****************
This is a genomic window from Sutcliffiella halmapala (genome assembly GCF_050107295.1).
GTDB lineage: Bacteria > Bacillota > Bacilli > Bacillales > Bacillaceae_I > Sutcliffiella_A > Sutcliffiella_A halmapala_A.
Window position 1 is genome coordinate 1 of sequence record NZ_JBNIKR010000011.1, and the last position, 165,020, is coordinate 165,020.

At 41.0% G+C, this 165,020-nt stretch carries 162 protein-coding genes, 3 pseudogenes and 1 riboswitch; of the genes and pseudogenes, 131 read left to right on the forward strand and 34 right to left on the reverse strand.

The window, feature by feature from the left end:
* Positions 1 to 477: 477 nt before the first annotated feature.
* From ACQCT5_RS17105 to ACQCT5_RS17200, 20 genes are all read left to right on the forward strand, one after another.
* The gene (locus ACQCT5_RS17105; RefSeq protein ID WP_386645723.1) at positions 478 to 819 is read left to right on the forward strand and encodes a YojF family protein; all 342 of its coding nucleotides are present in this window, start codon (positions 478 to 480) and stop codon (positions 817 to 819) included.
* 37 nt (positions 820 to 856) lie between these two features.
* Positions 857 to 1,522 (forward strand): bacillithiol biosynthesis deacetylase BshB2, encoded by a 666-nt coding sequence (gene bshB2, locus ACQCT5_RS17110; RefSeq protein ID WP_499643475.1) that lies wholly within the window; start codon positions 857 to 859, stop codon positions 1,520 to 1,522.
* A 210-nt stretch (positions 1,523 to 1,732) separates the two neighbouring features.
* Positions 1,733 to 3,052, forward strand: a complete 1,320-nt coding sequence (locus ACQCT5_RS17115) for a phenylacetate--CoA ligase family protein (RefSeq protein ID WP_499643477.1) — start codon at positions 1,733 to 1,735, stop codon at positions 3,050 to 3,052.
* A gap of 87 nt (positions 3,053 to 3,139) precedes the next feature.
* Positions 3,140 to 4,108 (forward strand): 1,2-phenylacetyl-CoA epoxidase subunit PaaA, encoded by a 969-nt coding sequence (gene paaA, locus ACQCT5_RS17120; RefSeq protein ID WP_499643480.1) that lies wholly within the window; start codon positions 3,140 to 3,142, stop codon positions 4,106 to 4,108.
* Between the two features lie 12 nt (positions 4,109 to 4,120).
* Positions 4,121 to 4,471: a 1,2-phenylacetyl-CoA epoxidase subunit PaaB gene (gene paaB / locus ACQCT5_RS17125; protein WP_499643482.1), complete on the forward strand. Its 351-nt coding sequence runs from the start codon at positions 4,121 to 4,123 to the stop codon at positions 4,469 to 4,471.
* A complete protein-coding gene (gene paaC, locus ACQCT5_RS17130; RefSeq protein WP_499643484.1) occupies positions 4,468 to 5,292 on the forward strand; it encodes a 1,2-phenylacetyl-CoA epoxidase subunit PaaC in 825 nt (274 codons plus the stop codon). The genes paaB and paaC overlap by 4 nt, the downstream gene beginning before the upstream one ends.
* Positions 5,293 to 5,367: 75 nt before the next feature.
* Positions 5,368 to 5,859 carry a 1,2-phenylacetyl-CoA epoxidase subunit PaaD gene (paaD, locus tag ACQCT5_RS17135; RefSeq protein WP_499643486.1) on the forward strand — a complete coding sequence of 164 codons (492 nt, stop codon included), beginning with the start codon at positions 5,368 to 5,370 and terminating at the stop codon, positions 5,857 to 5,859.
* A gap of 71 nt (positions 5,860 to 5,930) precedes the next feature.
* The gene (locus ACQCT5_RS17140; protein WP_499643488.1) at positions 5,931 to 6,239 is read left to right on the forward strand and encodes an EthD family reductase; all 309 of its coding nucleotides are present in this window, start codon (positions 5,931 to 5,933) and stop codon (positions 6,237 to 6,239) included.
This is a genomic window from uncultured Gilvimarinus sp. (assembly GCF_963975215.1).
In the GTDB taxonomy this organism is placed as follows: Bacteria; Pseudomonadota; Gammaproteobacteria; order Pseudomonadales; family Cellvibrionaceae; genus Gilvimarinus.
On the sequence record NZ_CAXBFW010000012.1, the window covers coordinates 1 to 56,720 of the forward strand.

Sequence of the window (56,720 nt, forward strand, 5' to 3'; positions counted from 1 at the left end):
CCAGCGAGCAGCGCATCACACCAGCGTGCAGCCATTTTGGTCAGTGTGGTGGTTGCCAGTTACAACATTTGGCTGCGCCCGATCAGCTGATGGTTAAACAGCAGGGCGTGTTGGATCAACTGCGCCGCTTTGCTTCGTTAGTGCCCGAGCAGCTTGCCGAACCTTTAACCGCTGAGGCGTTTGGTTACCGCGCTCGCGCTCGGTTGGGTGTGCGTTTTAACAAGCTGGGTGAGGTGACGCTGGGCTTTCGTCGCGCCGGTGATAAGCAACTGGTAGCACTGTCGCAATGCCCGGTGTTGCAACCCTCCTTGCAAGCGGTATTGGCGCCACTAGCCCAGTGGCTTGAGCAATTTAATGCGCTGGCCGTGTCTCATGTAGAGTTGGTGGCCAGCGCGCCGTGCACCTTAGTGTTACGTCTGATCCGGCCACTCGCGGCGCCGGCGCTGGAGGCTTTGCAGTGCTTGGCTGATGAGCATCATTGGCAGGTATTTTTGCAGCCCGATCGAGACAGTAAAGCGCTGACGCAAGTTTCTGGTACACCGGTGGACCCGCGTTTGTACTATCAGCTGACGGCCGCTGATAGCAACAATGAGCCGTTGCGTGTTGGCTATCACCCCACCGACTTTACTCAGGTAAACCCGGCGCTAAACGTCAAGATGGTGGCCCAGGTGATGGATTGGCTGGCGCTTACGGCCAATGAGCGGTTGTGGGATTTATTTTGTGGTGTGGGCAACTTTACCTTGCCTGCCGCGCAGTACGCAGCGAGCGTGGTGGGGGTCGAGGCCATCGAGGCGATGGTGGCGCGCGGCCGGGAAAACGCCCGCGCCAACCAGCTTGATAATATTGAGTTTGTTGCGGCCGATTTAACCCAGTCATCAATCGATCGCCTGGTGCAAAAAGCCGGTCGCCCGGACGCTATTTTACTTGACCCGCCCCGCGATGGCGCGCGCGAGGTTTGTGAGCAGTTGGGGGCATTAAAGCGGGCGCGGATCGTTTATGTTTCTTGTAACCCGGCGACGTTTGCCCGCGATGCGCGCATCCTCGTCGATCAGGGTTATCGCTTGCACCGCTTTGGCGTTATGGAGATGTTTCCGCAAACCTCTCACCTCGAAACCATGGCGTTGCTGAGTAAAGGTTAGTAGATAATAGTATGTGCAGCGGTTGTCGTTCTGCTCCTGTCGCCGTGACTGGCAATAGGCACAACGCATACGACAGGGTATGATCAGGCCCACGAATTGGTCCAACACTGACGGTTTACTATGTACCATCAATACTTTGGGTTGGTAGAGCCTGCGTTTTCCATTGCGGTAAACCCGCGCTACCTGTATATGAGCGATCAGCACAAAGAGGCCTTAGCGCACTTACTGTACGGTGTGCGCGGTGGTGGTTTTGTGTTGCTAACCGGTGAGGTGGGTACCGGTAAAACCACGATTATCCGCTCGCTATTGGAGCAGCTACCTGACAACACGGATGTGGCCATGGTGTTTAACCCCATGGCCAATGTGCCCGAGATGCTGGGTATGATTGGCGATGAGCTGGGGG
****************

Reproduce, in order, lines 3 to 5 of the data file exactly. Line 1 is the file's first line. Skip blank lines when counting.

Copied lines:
Window position 1 is genome coordinate 1 of sequence record NZ_JBNIKR010000011.1, and the last position, 165,020, is coordinate 165,020.

At 41.0% G+C, this 165,020-nt stretch carries 162 protein-coding genes, 3 pseudogenes and 1 riboswitch; of the genes and pseudogenes, 131 read left to right on the forward strand and 34 right to left on the reverse strand.

The window, feature by feature from the left end: